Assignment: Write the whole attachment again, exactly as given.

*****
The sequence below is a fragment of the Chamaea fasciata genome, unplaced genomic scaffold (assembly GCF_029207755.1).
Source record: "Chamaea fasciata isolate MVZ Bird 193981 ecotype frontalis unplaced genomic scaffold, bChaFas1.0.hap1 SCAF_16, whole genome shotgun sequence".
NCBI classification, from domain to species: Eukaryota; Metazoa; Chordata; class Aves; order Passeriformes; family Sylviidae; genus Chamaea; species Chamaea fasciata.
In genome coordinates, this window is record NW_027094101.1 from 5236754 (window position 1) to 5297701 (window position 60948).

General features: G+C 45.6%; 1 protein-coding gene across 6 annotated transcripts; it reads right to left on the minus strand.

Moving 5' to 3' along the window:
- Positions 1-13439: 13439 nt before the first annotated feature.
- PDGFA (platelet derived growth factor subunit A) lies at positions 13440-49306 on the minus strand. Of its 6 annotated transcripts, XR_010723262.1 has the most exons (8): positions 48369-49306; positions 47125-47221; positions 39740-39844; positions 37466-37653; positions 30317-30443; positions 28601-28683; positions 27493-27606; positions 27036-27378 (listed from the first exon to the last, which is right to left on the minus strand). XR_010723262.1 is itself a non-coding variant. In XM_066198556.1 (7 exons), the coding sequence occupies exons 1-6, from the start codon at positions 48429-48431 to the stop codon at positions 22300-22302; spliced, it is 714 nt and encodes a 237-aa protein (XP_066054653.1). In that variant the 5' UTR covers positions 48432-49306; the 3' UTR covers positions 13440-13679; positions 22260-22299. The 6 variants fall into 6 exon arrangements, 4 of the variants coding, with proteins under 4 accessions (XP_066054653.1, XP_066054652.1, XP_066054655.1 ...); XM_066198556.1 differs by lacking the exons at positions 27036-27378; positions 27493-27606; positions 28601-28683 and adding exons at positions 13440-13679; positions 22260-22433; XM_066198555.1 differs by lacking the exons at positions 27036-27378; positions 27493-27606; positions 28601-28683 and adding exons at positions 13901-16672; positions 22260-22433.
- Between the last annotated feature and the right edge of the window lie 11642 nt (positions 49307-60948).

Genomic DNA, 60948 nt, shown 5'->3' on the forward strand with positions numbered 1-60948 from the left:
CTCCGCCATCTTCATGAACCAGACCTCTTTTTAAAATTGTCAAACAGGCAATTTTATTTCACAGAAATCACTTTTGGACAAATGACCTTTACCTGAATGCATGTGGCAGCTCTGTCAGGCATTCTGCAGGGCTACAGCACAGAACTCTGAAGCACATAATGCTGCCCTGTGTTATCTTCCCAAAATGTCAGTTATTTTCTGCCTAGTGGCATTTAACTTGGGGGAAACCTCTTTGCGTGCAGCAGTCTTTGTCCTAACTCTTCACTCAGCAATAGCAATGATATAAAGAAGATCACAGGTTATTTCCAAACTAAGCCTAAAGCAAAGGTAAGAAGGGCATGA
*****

The sequence below is a fragment of the Chamaea fasciata genome, unplaced genomic scaffold (assembly GCF_029207755.1).
Source record: "Chamaea fasciata isolate MVZ Bird 193981 ecotype frontalis unplaced genomic scaffold, bChaFas1.0.hap1 SCAF_16, whole genome shotgun sequence".
NCBI classification, from domain to species: Eukaryota; Metazoa; Chordata; class Aves; order Passeriformes; family Sylviidae; genus Chamaea; species Chamaea fasciata.
In genome coordinates, this window is record NW_027094101.1 from 5236754 (window position 1) to 5297701 (window position 60948).

General features: G+C 45.6%; 1 protein-coding gene across 6 annotated transcripts; it reads right to left on the minus strand.

Moving 5' to 3' along the window:
- Positions 1-13439: 13439 nt before the first annotated feature.
- PDGFA (platelet derived growth factor subunit A) lies at positions 13440-49306 on the minus strand. Of its 6 annotated transcripts, XR_010723262.1 has the most exons (8): positions 48369-49306; positions 47125-47221; positions 39740-39844; positions 37466-37653; positions 30317-30443; positions 28601-28683; positions 27493-27606; positions 27036-27378 (listed from the first exon to the last, which is right to left on the minus strand). XR_010723262.1 is itself a non-coding variant. In XM_066198556.1 (7 exons), the coding sequence occupies exons 1-6, from the start codon at positions 48429-48431 to the stop codon at positions 22300-22302; spliced, it is 714 nt and encodes a 237-aa protein (XP_066054653.1). In that variant the 5' UTR covers positions 48432-49306; the 3' UTR covers positions 13440-13679; positions 22260-22299. The 6 variants fall into 6 exon arrangements, 4 of the variants coding, with proteins under 4 accessions (XP_066054653.1, XP_066054652.1, XP_066054655.1 ...); XM_066198556.1 differs by lacking the exons at positions 27036-27378; positions 27493-27606; positions 28601-28683 and adding exons at positions 13440-13679; positions 22260-22433; XM_066198555.1 differs by lacking the exons at positions 27036-27378; positions 27493-27606; positions 28601-28683 and adding exons at positions 13901-16672; positions 22260-22433.
- Between the last annotated feature and the right edge of the window lie 11642 nt (positions 49307-60948).

Genomic DNA, 60948 nt, shown 5'->3' on the forward strand with positions numbered 1-60948 from the left:
CTCCGCCATCTTCATGAACCAGACCTCTTTTTAAAATTGTCAAACAGGCAATTTTATTTCACAGAAATCACTTTTGGACAAATGACCTTTACCTGAATGCATGTGGCAGCTCTGTCAGGCATTCTGCAGGGCTACAGCACAGAACTCTGAAGCACATAATGCTGCCCTGTGTTATCTTCCCAAAATGTCAGTTATTTTCTGCCTAGTGGCATTTAACTTGGGGGAAACCTCTTTGCGTGCAGCAGTCTTTGTCCTAACTCTTCACTCAGCAATAGCAATGATATAAAGAAGATCACAGGTTATTTCCAAACTAAGCCTAAAGCAAAGGTAAGAAGGGCATGA